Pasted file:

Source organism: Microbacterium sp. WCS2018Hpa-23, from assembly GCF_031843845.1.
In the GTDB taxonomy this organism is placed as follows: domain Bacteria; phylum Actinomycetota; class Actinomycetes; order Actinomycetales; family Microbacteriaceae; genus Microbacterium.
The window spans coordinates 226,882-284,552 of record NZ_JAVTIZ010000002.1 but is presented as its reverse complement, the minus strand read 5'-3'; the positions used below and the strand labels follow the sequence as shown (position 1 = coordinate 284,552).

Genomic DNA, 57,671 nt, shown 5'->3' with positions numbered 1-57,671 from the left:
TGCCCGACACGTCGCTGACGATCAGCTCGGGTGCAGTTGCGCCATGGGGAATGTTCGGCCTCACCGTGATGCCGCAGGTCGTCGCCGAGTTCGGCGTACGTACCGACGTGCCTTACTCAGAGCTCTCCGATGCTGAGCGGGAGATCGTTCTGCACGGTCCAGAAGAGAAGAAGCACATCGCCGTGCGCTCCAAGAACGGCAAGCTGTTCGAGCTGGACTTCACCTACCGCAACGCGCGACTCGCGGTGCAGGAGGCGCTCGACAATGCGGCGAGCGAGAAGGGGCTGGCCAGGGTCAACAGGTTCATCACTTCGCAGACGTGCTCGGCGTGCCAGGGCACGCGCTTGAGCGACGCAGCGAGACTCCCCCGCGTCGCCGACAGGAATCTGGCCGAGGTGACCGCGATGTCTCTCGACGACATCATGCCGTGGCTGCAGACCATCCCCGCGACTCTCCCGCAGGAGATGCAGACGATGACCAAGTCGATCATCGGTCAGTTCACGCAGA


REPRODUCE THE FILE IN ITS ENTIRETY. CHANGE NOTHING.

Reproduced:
Source organism: Microbacterium sp. WCS2018Hpa-23, from assembly GCF_031843845.1.
In the GTDB taxonomy this organism is placed as follows: domain Bacteria; phylum Actinomycetota; class Actinomycetes; order Actinomycetales; family Microbacteriaceae; genus Microbacterium.
The window spans coordinates 226,882-284,552 of record NZ_JAVTIZ010000002.1 but is presented as its reverse complement, the minus strand read 5'-3'; the positions used below and the strand labels follow the sequence as shown (position 1 = coordinate 284,552).

Genomic DNA, 57,671 nt, shown 5'->3' with positions numbered 1-57,671 from the left:
TGCCCGACACGTCGCTGACGATCAGCTCGGGTGCAGTTGCGCCATGGGGAATGTTCGGCCTCACCGTGATGCCGCAGGTCGTCGCCGAGTTCGGCGTACGTACCGACGTGCCTTACTCAGAGCTCTCCGATGCTGAGCGGGAGATCGTTCTGCACGGTCCAGAAGAGAAGAAGCACATCGCCGTGCGCTCCAAGAACGGCAAGCTGTTCGAGCTGGACTTCACCTACCGCAACGCGCGACTCGCGGTGCAGGAGGCGCTCGACAATGCGGCGAGCGAGAAGGGGCTGGCCAGGGTCAACAGGTTCATCACTTCGCAGACGTGCTCGGCGTGCCAGGGCACGCGCTTGAGCGACGCAGCGAGACTCCCCCGCGTCGCCGACAGGAATCTGGCCGAGGTGACCGCGATGTCTCTCGACGACATCATGCCGTGGCTGCAGACCATCCCCGCGACTCTCCCGCAGGAGATGCAGACGATGACCAAGTCGATCATCGGTCAGTTCACGCAGA